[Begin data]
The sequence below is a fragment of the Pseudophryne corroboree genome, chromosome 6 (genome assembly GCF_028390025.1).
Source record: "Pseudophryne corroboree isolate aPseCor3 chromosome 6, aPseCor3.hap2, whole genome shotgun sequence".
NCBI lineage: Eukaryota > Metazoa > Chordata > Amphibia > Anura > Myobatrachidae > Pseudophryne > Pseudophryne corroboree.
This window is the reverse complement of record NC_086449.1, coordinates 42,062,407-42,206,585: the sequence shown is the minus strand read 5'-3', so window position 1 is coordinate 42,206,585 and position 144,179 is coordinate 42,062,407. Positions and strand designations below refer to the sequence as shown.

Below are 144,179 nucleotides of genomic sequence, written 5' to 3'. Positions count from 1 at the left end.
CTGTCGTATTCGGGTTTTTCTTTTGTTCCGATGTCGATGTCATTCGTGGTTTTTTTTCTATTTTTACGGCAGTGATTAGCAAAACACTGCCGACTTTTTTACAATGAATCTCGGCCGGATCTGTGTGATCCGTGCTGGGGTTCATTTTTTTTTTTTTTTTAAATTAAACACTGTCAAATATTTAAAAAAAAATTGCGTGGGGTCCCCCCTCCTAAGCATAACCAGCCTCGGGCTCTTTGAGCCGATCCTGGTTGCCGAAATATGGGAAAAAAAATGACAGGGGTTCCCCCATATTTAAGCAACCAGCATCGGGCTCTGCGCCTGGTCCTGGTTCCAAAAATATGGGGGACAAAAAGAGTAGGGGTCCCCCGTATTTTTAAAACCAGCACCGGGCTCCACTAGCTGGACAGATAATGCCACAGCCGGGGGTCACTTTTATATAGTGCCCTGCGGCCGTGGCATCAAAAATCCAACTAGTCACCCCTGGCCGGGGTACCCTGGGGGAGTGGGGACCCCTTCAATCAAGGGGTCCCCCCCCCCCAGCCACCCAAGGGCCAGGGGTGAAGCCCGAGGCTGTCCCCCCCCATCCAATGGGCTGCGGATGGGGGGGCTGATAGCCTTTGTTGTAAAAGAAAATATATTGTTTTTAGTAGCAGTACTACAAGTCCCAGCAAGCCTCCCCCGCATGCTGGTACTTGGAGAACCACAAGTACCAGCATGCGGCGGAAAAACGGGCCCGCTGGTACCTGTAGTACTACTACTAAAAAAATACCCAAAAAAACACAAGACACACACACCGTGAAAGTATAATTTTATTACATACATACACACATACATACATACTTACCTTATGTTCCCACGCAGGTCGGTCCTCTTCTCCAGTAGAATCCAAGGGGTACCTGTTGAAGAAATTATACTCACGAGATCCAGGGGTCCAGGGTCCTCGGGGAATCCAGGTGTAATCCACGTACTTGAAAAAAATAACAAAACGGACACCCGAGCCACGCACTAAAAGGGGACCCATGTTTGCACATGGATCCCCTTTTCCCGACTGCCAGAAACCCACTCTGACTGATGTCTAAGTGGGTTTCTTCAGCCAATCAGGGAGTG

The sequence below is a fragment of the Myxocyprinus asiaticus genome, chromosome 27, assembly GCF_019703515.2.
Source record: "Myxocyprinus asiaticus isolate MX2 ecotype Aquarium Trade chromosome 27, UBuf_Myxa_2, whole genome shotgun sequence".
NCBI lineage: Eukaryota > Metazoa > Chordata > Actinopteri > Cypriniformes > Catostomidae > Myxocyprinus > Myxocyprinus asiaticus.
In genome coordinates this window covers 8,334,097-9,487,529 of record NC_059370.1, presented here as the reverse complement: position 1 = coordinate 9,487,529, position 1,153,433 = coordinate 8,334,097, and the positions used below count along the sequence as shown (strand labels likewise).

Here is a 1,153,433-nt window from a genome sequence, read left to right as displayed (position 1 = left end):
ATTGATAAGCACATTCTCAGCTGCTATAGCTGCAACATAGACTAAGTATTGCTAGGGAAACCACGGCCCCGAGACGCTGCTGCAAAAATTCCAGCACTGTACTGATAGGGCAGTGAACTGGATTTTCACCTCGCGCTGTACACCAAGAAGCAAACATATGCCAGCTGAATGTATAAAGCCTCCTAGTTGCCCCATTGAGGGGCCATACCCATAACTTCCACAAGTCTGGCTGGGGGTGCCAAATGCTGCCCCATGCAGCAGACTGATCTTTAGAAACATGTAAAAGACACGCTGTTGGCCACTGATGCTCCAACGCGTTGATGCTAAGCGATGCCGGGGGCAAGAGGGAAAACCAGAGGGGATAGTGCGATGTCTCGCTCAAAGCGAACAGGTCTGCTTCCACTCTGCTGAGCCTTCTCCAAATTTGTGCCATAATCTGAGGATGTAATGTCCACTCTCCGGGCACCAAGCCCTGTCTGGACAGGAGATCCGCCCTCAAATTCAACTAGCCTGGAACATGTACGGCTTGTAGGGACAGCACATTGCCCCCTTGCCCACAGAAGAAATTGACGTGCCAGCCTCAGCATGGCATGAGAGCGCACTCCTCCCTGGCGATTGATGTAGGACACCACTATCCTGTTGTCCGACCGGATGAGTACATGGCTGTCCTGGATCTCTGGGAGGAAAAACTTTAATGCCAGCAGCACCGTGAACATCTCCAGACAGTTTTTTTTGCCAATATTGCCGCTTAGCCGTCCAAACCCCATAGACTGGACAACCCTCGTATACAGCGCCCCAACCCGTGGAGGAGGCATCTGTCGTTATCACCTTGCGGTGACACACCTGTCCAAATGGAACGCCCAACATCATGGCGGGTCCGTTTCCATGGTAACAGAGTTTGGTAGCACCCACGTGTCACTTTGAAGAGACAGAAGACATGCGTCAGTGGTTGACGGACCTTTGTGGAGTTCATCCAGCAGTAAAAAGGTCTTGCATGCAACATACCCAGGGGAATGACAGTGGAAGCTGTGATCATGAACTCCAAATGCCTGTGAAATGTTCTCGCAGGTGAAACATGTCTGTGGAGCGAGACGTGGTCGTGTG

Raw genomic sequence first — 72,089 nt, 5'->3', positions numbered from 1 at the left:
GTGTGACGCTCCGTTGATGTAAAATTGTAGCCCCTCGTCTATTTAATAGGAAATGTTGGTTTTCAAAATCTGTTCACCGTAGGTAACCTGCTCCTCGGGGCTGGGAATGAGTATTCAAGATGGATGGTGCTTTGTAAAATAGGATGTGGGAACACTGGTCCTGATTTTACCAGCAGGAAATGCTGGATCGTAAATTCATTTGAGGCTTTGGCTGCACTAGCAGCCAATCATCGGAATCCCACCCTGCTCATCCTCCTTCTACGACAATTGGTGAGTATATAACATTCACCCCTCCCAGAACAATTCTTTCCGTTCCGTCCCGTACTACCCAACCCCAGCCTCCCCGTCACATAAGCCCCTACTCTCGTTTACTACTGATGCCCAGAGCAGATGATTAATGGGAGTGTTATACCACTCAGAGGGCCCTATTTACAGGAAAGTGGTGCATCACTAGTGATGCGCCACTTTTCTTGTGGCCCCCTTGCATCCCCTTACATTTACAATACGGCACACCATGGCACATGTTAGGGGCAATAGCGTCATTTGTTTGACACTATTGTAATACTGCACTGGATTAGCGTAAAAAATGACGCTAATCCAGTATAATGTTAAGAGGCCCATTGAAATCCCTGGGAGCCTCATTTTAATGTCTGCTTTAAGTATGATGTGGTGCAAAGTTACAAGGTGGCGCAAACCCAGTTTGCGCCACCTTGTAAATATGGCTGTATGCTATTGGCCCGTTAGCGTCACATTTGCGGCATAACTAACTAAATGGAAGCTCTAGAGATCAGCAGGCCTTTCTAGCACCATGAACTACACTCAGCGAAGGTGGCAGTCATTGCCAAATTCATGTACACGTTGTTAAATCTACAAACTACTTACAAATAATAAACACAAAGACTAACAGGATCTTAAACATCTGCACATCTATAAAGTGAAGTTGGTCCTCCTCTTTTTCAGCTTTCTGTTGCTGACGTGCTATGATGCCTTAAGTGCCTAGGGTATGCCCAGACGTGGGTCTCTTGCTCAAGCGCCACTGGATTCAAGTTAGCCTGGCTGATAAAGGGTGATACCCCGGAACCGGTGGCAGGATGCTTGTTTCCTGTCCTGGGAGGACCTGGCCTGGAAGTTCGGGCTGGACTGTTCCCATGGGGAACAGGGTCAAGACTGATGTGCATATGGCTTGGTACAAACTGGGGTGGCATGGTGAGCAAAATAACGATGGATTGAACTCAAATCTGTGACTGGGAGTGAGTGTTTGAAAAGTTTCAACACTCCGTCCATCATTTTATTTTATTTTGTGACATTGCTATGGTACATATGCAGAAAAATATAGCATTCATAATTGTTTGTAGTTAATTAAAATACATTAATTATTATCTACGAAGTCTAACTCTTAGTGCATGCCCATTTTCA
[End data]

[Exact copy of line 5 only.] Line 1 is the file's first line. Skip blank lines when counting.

Below are 144,179 nucleotides of genomic sequence, written 5' to 3'. Positions count from 1 at the left end.